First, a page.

Thomas Weber,"New evidence uncovers Hitler's real First World War story," OUPress/BBC History Magazine, December, recalls his experience researching and writing Hitler's First War.
Brad Gooch,"The Last Hero," Daily Beast, 18 November, reviews Michael Korda's Hero: The Life and Legend of Lawrence of Arabia.
Benjamin Nathans,"The Wild Desire to Leave: On Soviet Jewry," Nation, 20 November, reviews Gal Beckerman's When They Come for Us We'll Be Gone: The Epic Struggle to Save Soviet Jewry.
Kim Phillips-Fein,"Right from the Start," bookforum, Dec/Jan, reviews David Courtwright's No Right Turn: Conservative Politics in a Liberal America, J. R. Dunn's Death by Liberalism: The Fatal Outcome of Well-Meaning Liberal Policies , Michael Reagan's The New Reagan Revolution: How Ronald Reagan's Principles Can Restore America's Greatness, and Dominic Sandbrook's Mad as Hell: The Crisis of the 1970s and the Rise of the Populist Right.
Felix Salmon,"Giant Sucking Sound," bookforum, Dec/Jan, reviews Matt Taibbi's Griftopia: Bubble Machines, Vampire Squids, and the Long Con That Is Breaking America.
Finally, farewell to Kathleen Jones, historian of Great Britain's health care system.
John Steele Gordon,"How Economic Brawn Transformed a Nation," NYT, 18 November, reviews H. W. Brands's American Colossus: The Triumph of Capitalism, 1865-1900.
George Scialabba,"The Critic as Radical," American Conservative, December, takes up T. S. Eliot's radical conservatism.
Samuel Moyn reviews Timothy Snyder's Between Hitler and Stalin for the Nation, 17 November.
James T. Crouse reviews Todd Moye's Freedom Flyers: The Tuskegee Airmen of World War II for THE, 18 November.
Louis Menand,"Talk Story," New Yorker, 22 November, reviews Bill Carter's The War for Late Night.
Neil Gussman with Sarah Reisert,"The Model Scientist," Books & Culture, Nov/Dec, reviews Patrick Coffey's Cathedrals of Science: The Personalities and Rivalries That Made Modern Chemistry.
Janet Maslin,"Final Scenes From a Life of Bully Adventure," NYT, 17 November, reviews Edmund Morris's Colonel Roosevelt.
Adam Kirsch,"Divided Soul," Tablet, 16 November, reviews Gabriella Safran's Wandering Soul: The Dybbuk's Creator, S. An-sky, the biography of last century's Russian playwright.
David Gilmour,"Lampedusa in London," TLS, 17 November, reviews Giuseppe Tomasi di Lampedusa's Letters from London and Europe, 1925-1930, Gioacchino Lanza Tomasi, ed., J. G. Nichols, trans., and a foreword by Francesco da Mosto.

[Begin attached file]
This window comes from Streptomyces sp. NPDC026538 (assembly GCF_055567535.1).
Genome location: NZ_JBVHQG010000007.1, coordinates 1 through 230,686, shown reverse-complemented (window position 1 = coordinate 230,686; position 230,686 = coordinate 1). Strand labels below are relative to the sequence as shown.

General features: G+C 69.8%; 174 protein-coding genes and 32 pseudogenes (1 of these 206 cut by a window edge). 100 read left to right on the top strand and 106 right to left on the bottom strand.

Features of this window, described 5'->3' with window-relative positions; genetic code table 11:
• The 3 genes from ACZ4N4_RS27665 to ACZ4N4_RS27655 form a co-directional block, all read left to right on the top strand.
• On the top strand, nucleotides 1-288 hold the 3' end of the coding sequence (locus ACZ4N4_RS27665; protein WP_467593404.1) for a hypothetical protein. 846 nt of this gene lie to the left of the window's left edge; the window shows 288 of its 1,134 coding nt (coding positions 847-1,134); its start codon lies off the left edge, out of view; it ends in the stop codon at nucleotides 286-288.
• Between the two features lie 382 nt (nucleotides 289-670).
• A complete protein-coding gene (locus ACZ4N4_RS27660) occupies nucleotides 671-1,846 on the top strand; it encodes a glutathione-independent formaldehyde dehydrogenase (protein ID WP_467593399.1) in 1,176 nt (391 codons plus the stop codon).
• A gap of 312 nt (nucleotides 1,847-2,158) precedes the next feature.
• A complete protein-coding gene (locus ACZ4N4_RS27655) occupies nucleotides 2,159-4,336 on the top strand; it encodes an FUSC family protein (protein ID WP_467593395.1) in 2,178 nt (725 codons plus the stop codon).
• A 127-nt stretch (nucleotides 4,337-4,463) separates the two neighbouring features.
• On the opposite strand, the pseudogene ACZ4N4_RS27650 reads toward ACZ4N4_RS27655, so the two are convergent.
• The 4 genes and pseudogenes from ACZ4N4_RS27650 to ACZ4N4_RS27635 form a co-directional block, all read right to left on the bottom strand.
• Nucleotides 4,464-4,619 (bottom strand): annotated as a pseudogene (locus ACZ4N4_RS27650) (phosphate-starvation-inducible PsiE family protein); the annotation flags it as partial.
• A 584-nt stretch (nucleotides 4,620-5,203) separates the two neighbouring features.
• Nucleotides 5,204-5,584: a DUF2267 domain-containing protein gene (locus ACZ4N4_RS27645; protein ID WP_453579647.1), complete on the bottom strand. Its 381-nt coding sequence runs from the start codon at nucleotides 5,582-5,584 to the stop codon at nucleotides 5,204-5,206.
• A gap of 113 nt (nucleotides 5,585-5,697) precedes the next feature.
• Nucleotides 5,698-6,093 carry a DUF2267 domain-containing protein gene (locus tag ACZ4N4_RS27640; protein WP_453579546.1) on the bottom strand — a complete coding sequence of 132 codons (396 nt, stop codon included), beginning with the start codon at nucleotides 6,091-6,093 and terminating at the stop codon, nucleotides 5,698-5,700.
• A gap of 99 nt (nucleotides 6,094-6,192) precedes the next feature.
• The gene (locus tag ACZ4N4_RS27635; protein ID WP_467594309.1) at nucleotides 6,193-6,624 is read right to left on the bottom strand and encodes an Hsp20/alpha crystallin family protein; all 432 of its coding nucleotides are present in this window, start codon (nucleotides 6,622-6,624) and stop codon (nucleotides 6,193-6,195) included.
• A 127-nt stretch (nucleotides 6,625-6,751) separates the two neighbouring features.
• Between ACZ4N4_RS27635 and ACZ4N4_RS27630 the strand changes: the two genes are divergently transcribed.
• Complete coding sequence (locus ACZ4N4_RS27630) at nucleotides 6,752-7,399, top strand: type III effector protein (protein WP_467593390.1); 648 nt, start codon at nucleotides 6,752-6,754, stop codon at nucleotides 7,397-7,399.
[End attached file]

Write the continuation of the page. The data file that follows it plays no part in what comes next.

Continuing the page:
Laura Marsh,"Tongues Twisted," The Book, 17 November, reviews Nicholas Ostler's The Last Lingua Franca: English Until the Return of Babel.
Finally, congratulations to Patti Smith, whose Just Kids is the National Book Award winner for Nonfiction, 2010.
Patricia Cohen,"Digital Keys for Unlocking the Humanities' Riches," NYT, 16 November, is the first in a series of Times articles"about how digital tools are changing scholarship in history, literature and the arts." See also: Cohen,"Digitally Mapping the Republic of Letters," ArtsBeat, 16 November.
Michelle Goldberg,"Superwoman," The Book, 16 November, reviews Duane W. Roller's Cleopatra: A Biography and Stacy Schiff's Cleopatra: A Life.
Andrew Graham-Dixon,"Bronzino - Artist & Poet at the Court of the Medici," Telegraph, 22 October, and Roderick Conway Morris,"Bronzino Emerges From Limbo," NYT, 15 November, review"Bronzino: Artist and Poet at the Court of the Medici," an exhibit at Palazzo Strozzi in Florence, Italy.
Eleri Lynn,"Well Rounded," Slate, 16 November, is a slide show on the"history of corsetry, from whalebone to Lycra."
Pass around the popcorn, children, in a broadscale attack on a career's production, Jack Rakove's"Founders Lite," The Book, 15 November, reviews Joseph Ellis's First Family: Abigail and John.
Finally, Vivian Gornick,"The Victim," bookforum, Dec/Jan, reviews Benjamin Taylor, ed., Saul Bellow: Letters; and Scott Saul,"Off Minor," Boston Review, Sept/Oct, reviews Robin D. G. Kelly's Thelonious Monk: The Life and Times of an American Original.
Sarah Bakewell,"What Bloggers Owe Montaigne," Paris Review, 12 November, argues that he is our greatest forerunner.
Michael Kenney reviews Alan Taylor's The Civil War of 1812: American Citizens, British Subjects, Irish Rebels, & Indian Allies for the Boston Globe, 13 November.
David Greenberg,"Sweet land of liberty - and empire," Washington Post, 14 November, reviews Aziz Rana's The Two Faces of American Freedom.
Michael Kazin,"Labor's Lost Love," Washington Post, 14 November, reviews Philip Dray's There is Power in a Union: The Epic Story of Labor in America.
Dominic Shellard,"Hey, gang! Let's put on a show!" THE, 11 November, reviews Larry Stempel's Showtime: A History of the Broadway Musical Theater.
Janet Maslin,"Cancer as Old Foe and Goad to Science," NYT, 10 November, reviews Siddhartha Mukherjee's The Emperor of All Maladies: A Biography of Cancer.
Julian Barnes,"Writer's Writer and Writer's Writer's Writer," LRB, 18 November, reviews Lydia Davis's new translation of Gustave Flaubert's Madame Bovary: Provincial Ways.
Stephen Mehm and Jeffrey Wasserstrom,"How China Is like 19th Century America," Time, 7 November, suggests similarities.
André Aciman,"The Master of Passionate Excesses," Slate, 11 November, is an abbreviated introduction to a new edition of Stefan Zweig's Journey into the Past.
Ryan Grimm,"George Bush Book 'Decision Points' Lifted Passages From Advisers' Books," Huffington Post, 12 November, finds scenes and passages taken without acknowledgement from earlier accounts. Grimm challenges readers to join the search for sources.